Utah marijuana business licensing process biased, audit shows

A state investigation into the Utah agency that regulates the state’s medical marijuana program turned up problems with the process for selecting cannabis growers.

According to The Salt Lake Tribune, a report by the Office of the State Auditor took issue with how the Utah Department of Agriculture and Food handed out eight cultivation licenses last year and recommends the state reevaluate the permits.

Former Commissioner Kerry Gibson is at the heart of the investigation after having chosen six members for the evaluation committee that selected the eight license winners.

The audit found two of the members selected by Gibson scored the roughly 80 applications in close fashion, ranking the top seven applicants in similar order, the Tribune reported.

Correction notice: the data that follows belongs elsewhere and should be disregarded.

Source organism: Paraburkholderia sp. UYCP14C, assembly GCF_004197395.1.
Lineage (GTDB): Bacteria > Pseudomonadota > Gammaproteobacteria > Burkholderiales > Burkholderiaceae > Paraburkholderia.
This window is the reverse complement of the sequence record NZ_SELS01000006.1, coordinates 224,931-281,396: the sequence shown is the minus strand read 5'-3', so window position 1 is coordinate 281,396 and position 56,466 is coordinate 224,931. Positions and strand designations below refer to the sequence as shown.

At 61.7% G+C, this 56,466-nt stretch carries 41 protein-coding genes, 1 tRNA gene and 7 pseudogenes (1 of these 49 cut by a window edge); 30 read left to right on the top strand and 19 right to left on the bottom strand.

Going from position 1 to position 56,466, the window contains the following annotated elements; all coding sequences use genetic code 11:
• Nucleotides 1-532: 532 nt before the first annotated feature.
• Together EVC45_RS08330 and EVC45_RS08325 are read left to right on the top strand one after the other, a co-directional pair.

According to the audit, the likelihood of that happening by accident is less than 5%, raising the possibility that Gibson’s choices were working together.

After the initial application evaluations, the audit found, the other committee members’ scores were adjusted to reflect the tallies of the two aforementioned members.

Three of the winning cultivators wouldn’t have succeeded without those adjustments, according to the report.

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